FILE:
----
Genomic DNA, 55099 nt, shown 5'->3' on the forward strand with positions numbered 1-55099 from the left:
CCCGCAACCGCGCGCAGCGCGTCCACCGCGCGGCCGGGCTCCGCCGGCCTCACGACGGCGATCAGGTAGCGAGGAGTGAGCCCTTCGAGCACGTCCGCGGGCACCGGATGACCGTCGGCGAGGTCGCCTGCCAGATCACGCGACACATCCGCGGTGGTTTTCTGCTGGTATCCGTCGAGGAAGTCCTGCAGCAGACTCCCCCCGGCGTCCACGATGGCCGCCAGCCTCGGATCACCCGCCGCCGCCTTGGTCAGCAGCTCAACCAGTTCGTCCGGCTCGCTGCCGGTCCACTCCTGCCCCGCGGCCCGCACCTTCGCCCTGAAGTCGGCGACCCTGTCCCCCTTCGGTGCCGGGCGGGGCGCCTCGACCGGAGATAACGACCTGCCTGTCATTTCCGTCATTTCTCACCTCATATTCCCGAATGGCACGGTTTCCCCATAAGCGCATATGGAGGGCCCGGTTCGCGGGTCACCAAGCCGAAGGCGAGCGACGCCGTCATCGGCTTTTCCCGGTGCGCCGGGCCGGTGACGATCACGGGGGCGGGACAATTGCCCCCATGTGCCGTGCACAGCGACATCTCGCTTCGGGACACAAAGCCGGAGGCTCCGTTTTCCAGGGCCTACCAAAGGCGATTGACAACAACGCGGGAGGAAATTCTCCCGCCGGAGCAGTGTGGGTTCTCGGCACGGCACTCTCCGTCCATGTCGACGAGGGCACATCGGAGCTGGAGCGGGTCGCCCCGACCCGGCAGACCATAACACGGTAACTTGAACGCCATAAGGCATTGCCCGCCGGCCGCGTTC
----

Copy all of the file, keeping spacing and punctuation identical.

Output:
Genomic DNA, 55099 nt, shown 5'->3' on the forward strand with positions numbered 1-55099 from the left:
CCCGCAACCGCGCGCAGCGCGTCCACCGCGCGGCCGGGCTCCGCCGGCCTCACGACGGCGATCAGGTAGCGAGGAGTGAGCCCTTCGAGCACGTCCGCGGGCACCGGATGACCGTCGGCGAGGTCGCCTGCCAGATCACGCGACACATCCGCGGTGGTTTTCTGCTGGTATCCGTCGAGGAAGTCCTGCAGCAGACTCCCCCCGGCGTCCACGATGGCCGCCAGCCTCGGATCACCCGCCGCCGCCTTGGTCAGCAGCTCAACCAGTTCGTCCGGCTCGCTGCCGGTCCACTCCTGCCCCGCGGCCCGCACCTTCGCCCTGAAGTCGGCGACCCTGTCCCCCTTCGGTGCCGGGCGGGGCGCCTCGACCGGAGATAACGACCTGCCTGTCATTTCCGTCATTTCTCACCTCATATTCCCGAATGGCACGGTTTCCCCATAAGCGCATATGGAGGGCCCGGTTCGCGGGTCACCAAGCCGAAGGCGAGCGACGCCGTCATCGGCTTTTCCCGGTGCGCCGGGCCGGTGACGATCACGGGGGCGGGACAATTGCCCCCATGTGCCGTGCACAGCGACATCTCGCTTCGGGACACAAAGCCGGAGGCTCCGTTTTCCAGGGCCTACCAAAGGCGATTGACAACAACGCGGGAGGAAATTCTCCCGCCGGAGCAGTGTGGGTTCTCGGCACGGCACTCTCCGTCCATGTCGACGAGGGCACATCGGAGCTGGAGCGGGTCGCCCCGACCCGGCAGACCATAACACGGTAACTTGAACGCCATAAGGCATTGCCCGCCGGCCGCGTTC